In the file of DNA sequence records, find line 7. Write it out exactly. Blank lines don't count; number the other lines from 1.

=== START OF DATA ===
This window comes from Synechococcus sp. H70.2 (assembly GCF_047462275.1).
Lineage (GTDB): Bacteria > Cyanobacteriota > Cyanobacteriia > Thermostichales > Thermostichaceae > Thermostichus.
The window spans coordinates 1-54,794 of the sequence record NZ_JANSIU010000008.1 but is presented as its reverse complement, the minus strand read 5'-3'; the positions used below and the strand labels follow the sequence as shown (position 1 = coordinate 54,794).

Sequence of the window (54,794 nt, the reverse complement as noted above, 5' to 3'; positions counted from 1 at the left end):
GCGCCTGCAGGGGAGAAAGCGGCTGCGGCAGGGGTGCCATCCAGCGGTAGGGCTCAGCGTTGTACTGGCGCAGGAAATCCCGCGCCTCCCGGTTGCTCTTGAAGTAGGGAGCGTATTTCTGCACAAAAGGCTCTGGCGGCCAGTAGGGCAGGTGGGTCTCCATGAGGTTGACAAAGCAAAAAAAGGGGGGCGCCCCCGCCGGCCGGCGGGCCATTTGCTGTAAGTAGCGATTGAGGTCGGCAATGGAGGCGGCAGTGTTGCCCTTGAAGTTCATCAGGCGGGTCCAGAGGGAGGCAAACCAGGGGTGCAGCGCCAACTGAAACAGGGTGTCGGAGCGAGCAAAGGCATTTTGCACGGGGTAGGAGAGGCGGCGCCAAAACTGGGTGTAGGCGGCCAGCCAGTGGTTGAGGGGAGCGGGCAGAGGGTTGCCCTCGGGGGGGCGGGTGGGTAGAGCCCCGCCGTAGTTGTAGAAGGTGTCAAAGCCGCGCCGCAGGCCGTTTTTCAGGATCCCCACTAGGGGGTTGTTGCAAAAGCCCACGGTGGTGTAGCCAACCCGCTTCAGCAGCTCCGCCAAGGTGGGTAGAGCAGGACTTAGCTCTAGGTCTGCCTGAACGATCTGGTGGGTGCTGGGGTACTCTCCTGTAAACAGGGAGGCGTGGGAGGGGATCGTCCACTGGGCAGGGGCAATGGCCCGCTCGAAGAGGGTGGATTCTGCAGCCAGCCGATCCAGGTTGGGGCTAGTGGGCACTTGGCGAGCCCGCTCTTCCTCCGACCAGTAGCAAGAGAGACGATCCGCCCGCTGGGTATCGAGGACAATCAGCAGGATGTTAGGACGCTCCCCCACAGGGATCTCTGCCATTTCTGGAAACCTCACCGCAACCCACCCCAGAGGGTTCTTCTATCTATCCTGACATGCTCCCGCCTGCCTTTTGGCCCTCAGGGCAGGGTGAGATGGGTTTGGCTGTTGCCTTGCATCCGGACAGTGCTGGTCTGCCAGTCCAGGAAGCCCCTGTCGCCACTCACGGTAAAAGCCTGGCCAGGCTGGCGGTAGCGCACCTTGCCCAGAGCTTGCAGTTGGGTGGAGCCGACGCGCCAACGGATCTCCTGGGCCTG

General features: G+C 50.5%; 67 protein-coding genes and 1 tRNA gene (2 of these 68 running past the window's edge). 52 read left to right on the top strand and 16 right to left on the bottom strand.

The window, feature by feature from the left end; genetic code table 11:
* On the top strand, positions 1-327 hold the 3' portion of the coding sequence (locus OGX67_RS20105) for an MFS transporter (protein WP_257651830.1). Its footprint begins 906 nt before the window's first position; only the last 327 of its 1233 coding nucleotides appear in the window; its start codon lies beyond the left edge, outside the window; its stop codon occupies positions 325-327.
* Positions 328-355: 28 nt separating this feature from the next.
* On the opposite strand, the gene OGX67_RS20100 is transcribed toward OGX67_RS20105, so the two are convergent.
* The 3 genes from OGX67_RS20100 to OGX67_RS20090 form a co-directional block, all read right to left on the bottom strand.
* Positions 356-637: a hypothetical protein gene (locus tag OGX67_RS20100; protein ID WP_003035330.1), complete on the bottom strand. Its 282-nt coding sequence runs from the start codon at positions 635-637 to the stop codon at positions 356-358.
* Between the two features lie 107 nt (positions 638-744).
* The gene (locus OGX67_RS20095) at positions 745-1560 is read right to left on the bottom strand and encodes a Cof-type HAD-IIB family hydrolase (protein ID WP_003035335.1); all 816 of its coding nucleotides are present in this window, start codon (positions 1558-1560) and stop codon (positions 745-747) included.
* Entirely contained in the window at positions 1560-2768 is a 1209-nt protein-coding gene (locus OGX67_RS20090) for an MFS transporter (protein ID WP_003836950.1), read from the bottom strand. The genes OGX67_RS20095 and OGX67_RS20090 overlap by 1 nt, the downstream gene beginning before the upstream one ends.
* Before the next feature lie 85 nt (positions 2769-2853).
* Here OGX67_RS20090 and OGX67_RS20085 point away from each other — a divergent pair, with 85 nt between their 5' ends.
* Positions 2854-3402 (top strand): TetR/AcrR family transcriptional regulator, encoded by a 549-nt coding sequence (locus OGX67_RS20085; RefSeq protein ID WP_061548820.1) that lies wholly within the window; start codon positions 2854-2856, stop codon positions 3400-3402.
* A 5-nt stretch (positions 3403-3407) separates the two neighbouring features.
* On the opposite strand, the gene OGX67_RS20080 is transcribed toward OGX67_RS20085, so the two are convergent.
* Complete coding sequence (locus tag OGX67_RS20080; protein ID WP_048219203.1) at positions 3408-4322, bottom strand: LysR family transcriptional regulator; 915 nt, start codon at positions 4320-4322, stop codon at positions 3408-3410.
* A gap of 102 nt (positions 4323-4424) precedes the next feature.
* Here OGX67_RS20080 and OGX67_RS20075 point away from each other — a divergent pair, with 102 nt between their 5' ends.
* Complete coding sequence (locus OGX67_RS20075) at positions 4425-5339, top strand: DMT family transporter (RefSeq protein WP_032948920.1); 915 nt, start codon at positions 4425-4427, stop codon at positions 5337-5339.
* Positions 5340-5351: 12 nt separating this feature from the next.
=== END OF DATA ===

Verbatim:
The window, feature by feature from the left end; genetic code table 11: